Last week I talked about the importance of having authentic characters, and shared an example of how to interview characters to get a better understanding of their personalities. I’ll continue talking about crafting characters this week, but this time from the perspective of a character’s backstory.
Much like real people, characters don’t spring fully formed out of the ether as heroes, villains, or something in between. There’s a reason they have the personalities that they do. For example:
Was your hero an underpriveleged child? Was his beloved father a cop? Did his horrible aunt and uncle force him to live in a cupboard?
Was your villain tormented as a child? Was he a spoiled rich kid? Was his innocent father shot by a crooked cop? Was his father a villain?
These are important details to know, and it can be worth writing a brief summary of your character’s life before you start writing. That way you can also make sure that it doesn’t end up like this:
- Bob grew up with loving parents. He had 3 siblings – all sisters, and all older than him. He was always his mother’s “little boy” and was spoiled by her and his sisters for most of his childhood. He had a great relationship with his father, and they spent a lot of time fishing and throwing a football around.
- It was really hard for Bob to leave his family home and go off to college, but he really wanted to be a lawyer. He spent every break with his parents, and one or another of his sisters would often visit as well.
- When Bob graduated, he went to work at a law firm, and was incredibly successful.
- Bob decided to become a serial killer, and started hunting down and killing prostitutes.
Hands up if you think that makes sense.
Hands up if you think it’s ridiculous.
You don’t need a degree in psychology to understand that a well-adjusted guy with a Supportive family, no childhood trauma, and great prospects is highly unlikely to turn into a serial killer for no reason. (Please don’t give me real life examples of where this has happened. Real life doesn’t have to make sense – fiction does.) If you were writing this summary of Bob’s life, no doubt you’d either change some of the details of his upbringing, or add an instigating event that triggered this psychopathic/sociopathic behaviour.
On the other hand, have you ever read or written a story where the story/character arc goes something like this:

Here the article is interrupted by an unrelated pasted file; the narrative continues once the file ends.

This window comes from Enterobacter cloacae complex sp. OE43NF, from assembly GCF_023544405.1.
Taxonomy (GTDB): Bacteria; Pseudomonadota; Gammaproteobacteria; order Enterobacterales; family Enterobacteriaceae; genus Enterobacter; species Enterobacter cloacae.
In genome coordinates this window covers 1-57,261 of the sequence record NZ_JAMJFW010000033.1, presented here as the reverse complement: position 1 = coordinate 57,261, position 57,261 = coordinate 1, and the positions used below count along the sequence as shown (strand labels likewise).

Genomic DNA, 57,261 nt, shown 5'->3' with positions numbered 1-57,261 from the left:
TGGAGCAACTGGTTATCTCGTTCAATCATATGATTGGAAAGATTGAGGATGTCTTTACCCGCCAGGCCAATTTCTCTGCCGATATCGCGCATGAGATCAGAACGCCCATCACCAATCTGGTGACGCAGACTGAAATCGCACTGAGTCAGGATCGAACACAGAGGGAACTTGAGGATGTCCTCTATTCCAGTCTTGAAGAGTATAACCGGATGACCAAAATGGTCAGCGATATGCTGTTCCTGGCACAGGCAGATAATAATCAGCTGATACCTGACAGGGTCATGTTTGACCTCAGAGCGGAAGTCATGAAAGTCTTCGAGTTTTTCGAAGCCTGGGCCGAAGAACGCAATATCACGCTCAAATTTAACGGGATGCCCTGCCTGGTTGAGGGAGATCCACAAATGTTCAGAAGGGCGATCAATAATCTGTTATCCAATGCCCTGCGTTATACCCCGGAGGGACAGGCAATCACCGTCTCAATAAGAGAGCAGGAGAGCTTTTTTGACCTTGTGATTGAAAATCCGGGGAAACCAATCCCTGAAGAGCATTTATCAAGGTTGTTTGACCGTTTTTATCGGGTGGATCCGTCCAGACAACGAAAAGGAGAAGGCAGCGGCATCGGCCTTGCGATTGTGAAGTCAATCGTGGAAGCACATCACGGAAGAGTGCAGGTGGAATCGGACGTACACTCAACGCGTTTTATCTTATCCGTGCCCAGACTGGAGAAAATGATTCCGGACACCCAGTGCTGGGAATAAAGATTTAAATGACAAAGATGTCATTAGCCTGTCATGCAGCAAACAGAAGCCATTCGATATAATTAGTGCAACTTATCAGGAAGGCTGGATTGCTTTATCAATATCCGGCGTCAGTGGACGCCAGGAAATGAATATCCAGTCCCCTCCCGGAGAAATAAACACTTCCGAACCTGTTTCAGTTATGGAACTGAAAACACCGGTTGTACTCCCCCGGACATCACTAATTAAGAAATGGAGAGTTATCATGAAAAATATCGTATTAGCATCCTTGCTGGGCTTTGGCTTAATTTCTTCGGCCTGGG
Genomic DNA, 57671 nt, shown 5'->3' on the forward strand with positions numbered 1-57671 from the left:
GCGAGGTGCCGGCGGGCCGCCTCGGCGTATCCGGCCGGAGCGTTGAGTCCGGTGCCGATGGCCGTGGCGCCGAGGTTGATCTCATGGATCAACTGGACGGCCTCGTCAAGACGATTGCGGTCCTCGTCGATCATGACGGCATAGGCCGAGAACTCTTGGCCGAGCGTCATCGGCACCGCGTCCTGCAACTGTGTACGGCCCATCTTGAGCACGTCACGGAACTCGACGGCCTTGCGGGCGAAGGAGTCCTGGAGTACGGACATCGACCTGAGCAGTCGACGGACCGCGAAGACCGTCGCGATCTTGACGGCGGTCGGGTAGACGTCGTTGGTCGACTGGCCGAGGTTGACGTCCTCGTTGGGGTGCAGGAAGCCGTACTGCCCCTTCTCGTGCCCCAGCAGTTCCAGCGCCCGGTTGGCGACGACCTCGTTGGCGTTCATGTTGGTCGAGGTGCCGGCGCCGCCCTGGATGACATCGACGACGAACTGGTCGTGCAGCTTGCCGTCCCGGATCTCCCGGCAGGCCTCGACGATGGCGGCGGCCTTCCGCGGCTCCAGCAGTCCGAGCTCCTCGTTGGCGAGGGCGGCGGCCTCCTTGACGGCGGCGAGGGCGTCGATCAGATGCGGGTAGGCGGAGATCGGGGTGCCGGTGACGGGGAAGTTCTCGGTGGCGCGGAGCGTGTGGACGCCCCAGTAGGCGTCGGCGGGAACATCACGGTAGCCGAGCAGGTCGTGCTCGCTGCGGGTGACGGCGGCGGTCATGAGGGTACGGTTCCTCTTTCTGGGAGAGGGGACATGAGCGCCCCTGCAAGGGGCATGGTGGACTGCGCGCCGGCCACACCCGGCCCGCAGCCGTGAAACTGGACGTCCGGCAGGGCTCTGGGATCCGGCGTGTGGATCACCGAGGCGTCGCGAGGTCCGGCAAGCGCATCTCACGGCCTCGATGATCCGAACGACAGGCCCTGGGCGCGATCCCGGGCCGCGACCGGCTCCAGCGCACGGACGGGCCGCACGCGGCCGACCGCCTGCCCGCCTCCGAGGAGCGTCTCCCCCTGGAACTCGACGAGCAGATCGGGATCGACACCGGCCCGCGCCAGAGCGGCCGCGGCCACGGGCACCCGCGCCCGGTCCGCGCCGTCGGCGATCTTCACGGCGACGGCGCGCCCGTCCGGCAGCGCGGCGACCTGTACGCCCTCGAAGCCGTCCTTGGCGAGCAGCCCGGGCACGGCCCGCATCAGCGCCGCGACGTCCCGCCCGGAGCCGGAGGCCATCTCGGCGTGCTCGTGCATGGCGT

- A serial killer is targeting prostitutes. The cops/FBI/PI/random hero has a limited amount of time to figure out whodunnit and stop the next murder.
- Clues left at the murder scenes lead the investigators to believe that the crimes are being committed by someone with a background in law. Further investigation leads the investigators to realise that each of the killings happens in the 24 hours after a prominent criminal lawyer (Bob) loses a case. And he’s just lost another one.
- They investigate Bob, and he goes into hiding. The investigators know that, despite the danger, he’ll kill again. (That’s what serial killers do.)
- The investigators talk to Bob’s family, who tell them Bob was a normal kid who loved his sisters, and played football with his father. They’re horrified to think that he could be involved in the killings, and try to convince the investigators of his innocence.
- The investigators eventually track Bob down and catch him just in time – while he’s torturing his latest victim. They manage to save the girl, but have to shoot Bob in the process. He dies crying for his mother, which is even more poignant/disturbing when juxtaposed with the near-dead body of the prostitute.
This seems like a fairly reasonable (if cliche) crime story, but the question remains: Why did Bob turn into a serial killer? And why prostitutes?
Even if you don’t explain the reasons why your hero is a hero, or your villain is a villain, make sure you know what they are. No one does anything without a motive, and everyone eventually asks, “Where did I come from?” Don’t let poor Bob take the fall without an explanation.